A house fire is extinguished to reveal the body of a choir director. The smell of gasoline points to murder.
Thomas Warrendale was employed by First Baptist Church, where Detective RJ Franklin Jr. is a parishioner. Recovering from a car accident, RJ is on leave from the police force in St. Joseph, Indiana, when this puzzling case calls him back. His insider's knowledge makes him the obvious choice to lead the investigation.
The congregation doubled after Warrendale revamped the music to appeal to a more youthful crowd. RJ's godmother, Mama B, gives the detective an earful about the choir director's non-musical activities. Warrendale was also an accountant and a "fancy pants" seducer. His clients believe the man was stealing from them. Warrendale turns out to be an alias; his real name was Tyrone Warren, once a highly paid CPA in Cleveland. Was Warren in hiding? From his stone-faced wife? A disgruntled client? Now someone is breaking in to the dead choir director's office and the homes of his former clients. Believing the vandal to be the killer, RJ is particularly concerned about the safety of one client, the striking owner of two hair salons.
Book 1 in the RJ Franklin Mystery series. Soul food recipes included.
About the Author
V.M. Burns was born and raised in the Midwestern United States. She holds a bachelor's degree from Northwestern University (Evanston, IL) and master's degrees from the University of Notre Dame (Notre Dame, IN) and Seton Hill University (Greensburg, PA). She is currently thawing out in Eastern Tennessee. V.M. Burns is a member of Mystery Writers of America, International Thriller Writers, and Sisters in Crime. She is the author of the Mystery Bookshop Mystery series and the Dog Club Mystery series. For more information about V.M. Burns, check out her website at vmburns.com or follow her on Facebook, http://www.facebook.com/vmburnsbooks.
Read an Excerpt
You have to be nuts to run at two a.m. That's when all the crazies came out. Every town has them, even the sleepy bucolic ones like St. Joseph, Indiana. Good thing I have a gun.
My favorite route followed the St. Joseph River, winding around a park and ending in the historic district. I used to be able to run ten miles and barely break a sweat. Now I can't run half that distance without feeling like I need an oxygen tank.
Soaked in sweat and sucking air like a four-pack-a-day smoker, I finally made it to the end of the block, my designated stopping point. Resisting the urge to flop down on the ground, I bent over and massaged my knee, hoping the pain would subside. Running was no longer advisable — not after the car accident that left me with a metal plate in my leg and a scar the size of Rhode Island — but it beat lying in bed with my nightmares.
The early morning was cool and peaceful. I heard sirens but ignored them. Living near this neighborhood, I was familiar with the sound of sirens. The locals were in a no-win battle with the hospital to ban ambulance sirens between ten p.m. and five a.m. But these sirens were getting closer and louder. That's when I got the first whiff of smoke. After a few more steps, my eyes stung and I saw flames. The fire was close. That's when the pain I'd felt just a moment ago vanished and I started to run. I ran, not away from the fire, but toward it.
I was on administrative leave from the force, but I still had my shield. The doctors patched up my body, but some scars are deeper than flesh and bone. I needed time to recover mentally. Arriving only a few seconds after the fire trucks and police cars, I pulled my shield from the chain around my neck and flashed it at the first cop I saw, which got me inside the blockade.
"Anyone inside?" I asked.
The cop manning the barricade answered, "Single man by the name of ... Warrendale." He looked at his notebook and added, "Thomas Warrendale."
That startled me. Thomas Warrendale was the choir director at First Baptist Church. Looking at the house, I concluded that if Warrendale were inside, he wasn't going to make it out alive. It wasn't long before the fire crews shifted their focus from rescue to containment. It was also pretty clear that, when church started in a few hours, First Baptist Church would soon be looking for a new choir director.CHAPTER 2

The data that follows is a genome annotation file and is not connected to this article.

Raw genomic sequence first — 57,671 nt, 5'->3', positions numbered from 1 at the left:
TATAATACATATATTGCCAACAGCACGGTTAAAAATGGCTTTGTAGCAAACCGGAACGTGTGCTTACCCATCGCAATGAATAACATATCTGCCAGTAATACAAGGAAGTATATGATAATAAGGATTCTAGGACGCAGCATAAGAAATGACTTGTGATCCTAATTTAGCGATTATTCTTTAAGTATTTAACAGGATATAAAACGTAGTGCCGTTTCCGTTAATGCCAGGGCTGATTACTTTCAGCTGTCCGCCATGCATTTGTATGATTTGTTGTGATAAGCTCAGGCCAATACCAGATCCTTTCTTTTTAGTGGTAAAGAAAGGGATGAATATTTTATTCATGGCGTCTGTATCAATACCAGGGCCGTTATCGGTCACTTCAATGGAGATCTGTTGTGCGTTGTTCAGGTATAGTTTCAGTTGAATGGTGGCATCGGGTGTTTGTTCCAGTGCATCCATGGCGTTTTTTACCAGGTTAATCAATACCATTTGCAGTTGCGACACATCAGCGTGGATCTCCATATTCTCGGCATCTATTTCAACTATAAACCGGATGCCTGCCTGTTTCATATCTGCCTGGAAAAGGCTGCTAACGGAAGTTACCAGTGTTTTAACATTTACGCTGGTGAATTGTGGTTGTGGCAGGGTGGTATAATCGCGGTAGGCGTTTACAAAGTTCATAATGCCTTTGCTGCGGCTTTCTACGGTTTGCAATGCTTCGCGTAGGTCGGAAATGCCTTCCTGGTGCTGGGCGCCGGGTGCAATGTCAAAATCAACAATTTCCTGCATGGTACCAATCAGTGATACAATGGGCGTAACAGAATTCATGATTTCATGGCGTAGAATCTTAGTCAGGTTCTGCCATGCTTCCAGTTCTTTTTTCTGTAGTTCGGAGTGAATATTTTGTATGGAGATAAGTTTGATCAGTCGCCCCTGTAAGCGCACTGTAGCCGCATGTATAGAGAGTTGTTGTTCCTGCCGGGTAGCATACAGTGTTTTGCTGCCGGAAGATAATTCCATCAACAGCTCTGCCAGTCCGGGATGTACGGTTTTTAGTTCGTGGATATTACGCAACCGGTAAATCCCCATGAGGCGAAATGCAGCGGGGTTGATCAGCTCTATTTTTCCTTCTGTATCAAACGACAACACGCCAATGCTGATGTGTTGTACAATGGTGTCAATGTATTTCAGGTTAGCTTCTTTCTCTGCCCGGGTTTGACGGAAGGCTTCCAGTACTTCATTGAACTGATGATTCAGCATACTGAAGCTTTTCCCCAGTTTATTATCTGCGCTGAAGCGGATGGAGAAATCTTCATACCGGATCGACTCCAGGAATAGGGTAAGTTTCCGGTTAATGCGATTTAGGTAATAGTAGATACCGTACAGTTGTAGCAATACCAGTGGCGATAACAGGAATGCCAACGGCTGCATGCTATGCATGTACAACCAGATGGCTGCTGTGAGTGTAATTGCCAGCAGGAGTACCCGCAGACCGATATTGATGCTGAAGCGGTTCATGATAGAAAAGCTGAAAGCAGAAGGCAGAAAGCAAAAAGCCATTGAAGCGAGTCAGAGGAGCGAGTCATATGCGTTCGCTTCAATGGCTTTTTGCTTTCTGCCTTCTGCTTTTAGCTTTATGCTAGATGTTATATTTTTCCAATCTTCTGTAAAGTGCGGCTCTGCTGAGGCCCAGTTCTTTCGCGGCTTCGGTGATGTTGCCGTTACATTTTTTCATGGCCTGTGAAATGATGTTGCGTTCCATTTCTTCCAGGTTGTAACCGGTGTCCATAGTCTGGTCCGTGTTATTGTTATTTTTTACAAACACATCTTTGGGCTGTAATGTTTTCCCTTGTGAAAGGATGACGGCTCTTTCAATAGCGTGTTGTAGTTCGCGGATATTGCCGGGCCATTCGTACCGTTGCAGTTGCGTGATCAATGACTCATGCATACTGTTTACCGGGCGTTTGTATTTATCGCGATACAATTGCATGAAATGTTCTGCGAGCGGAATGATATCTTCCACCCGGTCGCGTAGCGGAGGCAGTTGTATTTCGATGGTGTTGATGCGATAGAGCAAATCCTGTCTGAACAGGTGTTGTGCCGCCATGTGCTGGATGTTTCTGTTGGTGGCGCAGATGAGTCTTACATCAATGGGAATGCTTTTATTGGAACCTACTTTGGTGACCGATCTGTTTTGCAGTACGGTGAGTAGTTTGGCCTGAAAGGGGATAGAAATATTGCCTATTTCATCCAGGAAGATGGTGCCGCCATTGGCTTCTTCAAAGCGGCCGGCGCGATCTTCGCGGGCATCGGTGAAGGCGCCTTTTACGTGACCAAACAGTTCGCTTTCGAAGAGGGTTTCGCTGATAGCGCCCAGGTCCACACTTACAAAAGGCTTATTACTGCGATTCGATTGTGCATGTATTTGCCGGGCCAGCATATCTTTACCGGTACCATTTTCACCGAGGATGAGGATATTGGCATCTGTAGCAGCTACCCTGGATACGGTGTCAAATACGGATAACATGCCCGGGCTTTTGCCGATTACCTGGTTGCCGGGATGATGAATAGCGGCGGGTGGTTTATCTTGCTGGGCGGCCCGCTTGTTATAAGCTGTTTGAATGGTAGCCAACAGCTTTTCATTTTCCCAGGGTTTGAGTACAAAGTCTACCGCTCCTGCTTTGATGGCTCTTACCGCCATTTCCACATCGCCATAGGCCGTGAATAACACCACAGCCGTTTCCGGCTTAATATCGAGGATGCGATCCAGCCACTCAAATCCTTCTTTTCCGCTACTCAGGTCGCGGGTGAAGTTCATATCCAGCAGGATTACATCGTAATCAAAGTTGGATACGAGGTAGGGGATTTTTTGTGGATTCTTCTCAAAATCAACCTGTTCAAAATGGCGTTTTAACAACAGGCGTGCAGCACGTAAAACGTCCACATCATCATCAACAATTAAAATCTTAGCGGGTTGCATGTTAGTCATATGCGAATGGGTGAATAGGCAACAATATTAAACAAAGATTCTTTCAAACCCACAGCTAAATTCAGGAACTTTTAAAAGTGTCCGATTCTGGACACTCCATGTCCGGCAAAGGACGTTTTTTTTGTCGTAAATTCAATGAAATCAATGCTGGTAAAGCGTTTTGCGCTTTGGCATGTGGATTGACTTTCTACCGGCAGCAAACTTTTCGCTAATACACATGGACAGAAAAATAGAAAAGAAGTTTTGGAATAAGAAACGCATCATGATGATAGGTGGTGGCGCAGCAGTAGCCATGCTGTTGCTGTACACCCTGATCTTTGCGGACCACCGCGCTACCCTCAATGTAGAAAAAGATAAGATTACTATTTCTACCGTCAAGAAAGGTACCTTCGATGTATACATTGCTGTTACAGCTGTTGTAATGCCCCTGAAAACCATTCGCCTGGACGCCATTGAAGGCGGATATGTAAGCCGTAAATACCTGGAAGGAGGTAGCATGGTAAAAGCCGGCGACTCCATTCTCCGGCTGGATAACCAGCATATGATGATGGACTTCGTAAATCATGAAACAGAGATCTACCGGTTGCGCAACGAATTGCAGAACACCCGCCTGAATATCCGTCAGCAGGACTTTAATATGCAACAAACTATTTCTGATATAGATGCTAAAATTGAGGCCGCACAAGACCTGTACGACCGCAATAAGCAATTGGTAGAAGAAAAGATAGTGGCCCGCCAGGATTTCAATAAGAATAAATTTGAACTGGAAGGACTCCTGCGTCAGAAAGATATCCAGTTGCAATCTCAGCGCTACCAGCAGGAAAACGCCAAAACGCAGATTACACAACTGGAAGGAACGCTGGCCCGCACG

As a detective with the St. Joseph Indiana Police Department (SJPD), my job was to serve and protect and to catch bad guys. As a member of First Baptist Church — albeit a fair-weather member — I always hoped to do my job without damaging the church or its reputation. "Fair-weather Christians" were what my godmother called people who only came to church when the weather was fair. That summed me up pretty well.
Today was the first Sunday in May. The weather was agreeable, but with the choir director's death headlining the St. Joseph Tribune's Sunday morning paper, nothing short of a hurricane could have kept me at home. The coroner hadn't officially declared murder, but the smell of gasoline was so strong, the fire chief went on record with "suspicious" circumstances. News like the death of the church choir director traveled quickly. I suspected the gossip would be flying fast and furious at the church, which was one reason for my presence. I might not be working the case, but the cop in me couldn't pass up a chance to do some reconnaissance.
First Baptist Church — FBC — was more crowded than I remembered. The late choir director had changed the musical format, the result being that the congregation more than doubled in size during the past nine months. Instead of the traditional spirituals and hymns I remembered as a child, the choirs sang upbeat gospel tunes. Instead of merely a piano accompanying the choir, there was almost a full band with drums, bongos, and two guitars. FBC had gone from a geriatric population of five hundred regular members to a much younger crowd of well over a thousand that included more teenagers and twenty-something single parents. The church's location, in an economically declining part of town, could only be described as the hood, so the congregation consisted of lower income and plain old poor folk. The wood-paneled walls and red carpet that had been trendy in the '70s was in desperate need of an update. From the fake flowers lining the pulpit to the tattered American and Christian flags flanking the communion table, the church definitely showed its age. The absence of the choir director's rather flamboyant style was noticeable, but the choir reverted to their old faithful songs, and the service progressed.